July 4, 2021


Hurricanes can be devastating, and there are numerous examples in American history where storms have damaged the entire coastline. Hurricane Elsa is the latest storm to watch. It’s scheduled to hit the southern tip of Florida.

However, there is some positive news about the storm. On Saturday, Hurricane Elsa weakened enough to go from a hurricane to a tropical storm, but meteorologists are still worried. The storm may still count as the first hurricane of the 2021 season. Nevertheless, it will likely strike the coast as a tropical storm based on current models.

Elsa’s winds are currently whipping at 70 mph and the threshold for a Category I hurricane is 74 mph. A Florida hurricane advisory center stated:

“Reports from an Air Force Reserve Hurricane Hunter aircraft indicate that maximum sustained winds are now near 70 mph (110 km/h) with higher gusts.”

Why are Meteorologists Still Worried About Hurricane Elsa?

Hurricane Elsa is still flirting with a Category I hurricane. A tropical storm can still cause a lot of damage on the coast. On Saturday, the storm was 40 miles south of the Dominican Republic. It will hit Cuba on Monday at 8:00 AM before striking the tip of Florida 24 hours later.

It should be through Florida by Wednesday morning. Hurricane conditions and consequences are still expected from Elsa because of the storm’s power. This has been evident in Haiti and the Dominican Republic.

Meteorologists expect the storm to weaken to 65 mph winds when the storm reaches the United States. The cyclone is moving west-northwest at 29 mph. The Florida hurricane advisory center has been providing frequent updates.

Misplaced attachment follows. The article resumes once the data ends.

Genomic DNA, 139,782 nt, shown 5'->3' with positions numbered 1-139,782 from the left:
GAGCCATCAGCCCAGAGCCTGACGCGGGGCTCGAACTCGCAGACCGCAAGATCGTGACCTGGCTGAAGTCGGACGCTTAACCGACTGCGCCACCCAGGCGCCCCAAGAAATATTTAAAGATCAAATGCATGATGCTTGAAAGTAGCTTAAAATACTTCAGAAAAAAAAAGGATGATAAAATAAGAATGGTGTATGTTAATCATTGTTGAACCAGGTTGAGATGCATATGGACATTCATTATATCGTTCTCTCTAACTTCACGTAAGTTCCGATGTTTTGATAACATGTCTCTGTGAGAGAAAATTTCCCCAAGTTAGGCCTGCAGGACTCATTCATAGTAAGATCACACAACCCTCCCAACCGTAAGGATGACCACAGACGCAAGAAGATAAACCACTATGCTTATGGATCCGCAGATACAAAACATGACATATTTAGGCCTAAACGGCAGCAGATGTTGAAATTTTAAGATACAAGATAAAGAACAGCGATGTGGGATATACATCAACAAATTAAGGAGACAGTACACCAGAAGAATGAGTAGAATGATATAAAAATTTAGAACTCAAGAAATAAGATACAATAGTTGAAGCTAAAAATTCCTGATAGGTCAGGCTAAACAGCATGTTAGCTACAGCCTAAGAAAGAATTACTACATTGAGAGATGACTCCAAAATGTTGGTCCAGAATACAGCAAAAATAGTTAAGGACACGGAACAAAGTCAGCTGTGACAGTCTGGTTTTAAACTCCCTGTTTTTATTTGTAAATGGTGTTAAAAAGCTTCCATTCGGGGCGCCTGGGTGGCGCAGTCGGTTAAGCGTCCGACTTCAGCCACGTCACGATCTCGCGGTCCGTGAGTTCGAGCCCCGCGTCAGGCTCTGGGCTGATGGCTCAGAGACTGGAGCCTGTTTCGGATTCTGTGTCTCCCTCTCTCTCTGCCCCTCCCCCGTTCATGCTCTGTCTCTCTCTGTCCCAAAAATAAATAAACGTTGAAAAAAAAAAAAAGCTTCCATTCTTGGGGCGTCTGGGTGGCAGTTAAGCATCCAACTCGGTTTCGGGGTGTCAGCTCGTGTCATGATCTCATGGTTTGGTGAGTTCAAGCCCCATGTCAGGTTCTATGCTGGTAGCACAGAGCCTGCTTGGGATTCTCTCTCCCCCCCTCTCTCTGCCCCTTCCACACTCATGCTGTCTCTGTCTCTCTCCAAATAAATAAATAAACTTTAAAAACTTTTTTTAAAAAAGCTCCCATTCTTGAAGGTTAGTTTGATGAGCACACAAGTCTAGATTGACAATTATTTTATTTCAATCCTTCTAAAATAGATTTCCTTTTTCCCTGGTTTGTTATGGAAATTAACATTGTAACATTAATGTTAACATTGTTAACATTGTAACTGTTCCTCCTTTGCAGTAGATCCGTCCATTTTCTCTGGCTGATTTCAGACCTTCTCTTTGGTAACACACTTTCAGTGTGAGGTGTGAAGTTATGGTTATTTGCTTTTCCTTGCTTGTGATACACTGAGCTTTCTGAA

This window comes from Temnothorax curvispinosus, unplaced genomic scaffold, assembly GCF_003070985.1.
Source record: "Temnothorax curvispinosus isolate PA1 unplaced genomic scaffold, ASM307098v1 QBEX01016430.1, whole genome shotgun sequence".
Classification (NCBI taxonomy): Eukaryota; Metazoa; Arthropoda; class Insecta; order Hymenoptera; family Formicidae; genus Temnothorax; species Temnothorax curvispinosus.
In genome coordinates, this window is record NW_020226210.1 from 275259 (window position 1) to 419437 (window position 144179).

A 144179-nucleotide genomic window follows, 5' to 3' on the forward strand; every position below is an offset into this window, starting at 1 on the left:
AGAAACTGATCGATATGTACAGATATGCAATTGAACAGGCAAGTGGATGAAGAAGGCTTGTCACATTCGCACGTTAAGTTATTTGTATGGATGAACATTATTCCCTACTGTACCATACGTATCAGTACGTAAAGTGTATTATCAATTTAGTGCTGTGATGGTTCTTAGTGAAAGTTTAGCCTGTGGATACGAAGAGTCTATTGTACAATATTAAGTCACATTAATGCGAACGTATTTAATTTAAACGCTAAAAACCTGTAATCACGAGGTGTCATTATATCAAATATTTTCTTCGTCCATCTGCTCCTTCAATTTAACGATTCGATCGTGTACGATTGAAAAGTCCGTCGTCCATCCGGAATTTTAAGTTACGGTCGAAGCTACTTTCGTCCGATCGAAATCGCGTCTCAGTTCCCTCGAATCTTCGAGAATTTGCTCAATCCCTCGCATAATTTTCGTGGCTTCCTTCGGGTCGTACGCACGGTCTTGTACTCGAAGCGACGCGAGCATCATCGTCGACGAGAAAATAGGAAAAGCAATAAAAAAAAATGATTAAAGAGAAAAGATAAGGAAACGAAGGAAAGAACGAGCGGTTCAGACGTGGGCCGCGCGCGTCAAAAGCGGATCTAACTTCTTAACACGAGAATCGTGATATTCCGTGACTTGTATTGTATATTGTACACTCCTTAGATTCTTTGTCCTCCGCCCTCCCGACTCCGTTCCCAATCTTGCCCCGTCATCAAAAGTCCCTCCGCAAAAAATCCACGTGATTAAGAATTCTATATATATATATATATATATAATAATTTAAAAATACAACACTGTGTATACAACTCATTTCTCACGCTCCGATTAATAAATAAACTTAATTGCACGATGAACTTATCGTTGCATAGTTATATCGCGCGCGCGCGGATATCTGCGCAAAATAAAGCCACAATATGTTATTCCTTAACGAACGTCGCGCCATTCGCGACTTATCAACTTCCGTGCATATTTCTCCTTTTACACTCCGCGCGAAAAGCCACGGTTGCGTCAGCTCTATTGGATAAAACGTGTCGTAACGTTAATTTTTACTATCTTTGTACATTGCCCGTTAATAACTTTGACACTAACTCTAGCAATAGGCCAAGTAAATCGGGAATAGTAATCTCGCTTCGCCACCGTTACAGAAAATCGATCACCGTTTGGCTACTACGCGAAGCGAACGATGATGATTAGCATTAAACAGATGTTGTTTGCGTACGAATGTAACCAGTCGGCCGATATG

The agency said:

“A decrease in forward speed is expected later today and Sunday, followed by a turn toward the northwest Sunday night or Monday.”

This has not eased anyone’s nerves because of what hurricanes and tropical storms have done in the past.

The Effect on the United States

People in Florida are patiently waiting for Hurricane Elsa’s arrival. The state has seen worse storms than Elsa, but tropical storms are unpredictable. The storm could quickly become a hurricane before hitting the United States.

The eye of the storm is heading for the west coast of Florida. It was originally expected to hit the state head-on, but the path is constantly moving. The fringe impacts of the storm will be heavy gusts and solid periods of rain.

The US Coast Guard is prepared to keep the waters safe during the storm. They have made it clear that boaters will not have much access to the coast this week when Hurricane Elsa rolls through the state.

All barges with more than 500 tons of gross weight should depart the water. In Key West, boats with greater than 300 gross tons need to evacuate the waterways. The Caribbean Disaster, Emergency Management Agency, has advised island nations to take the storm seriously.

There has been a lot of damage to Barbados, St. Lucia, St. Vincent, and the Grenadines. Flash flooding, landslides, and mudslides are possible in the islands. Storm surges of 4 to 6 feet will likely be in the Caribbean.

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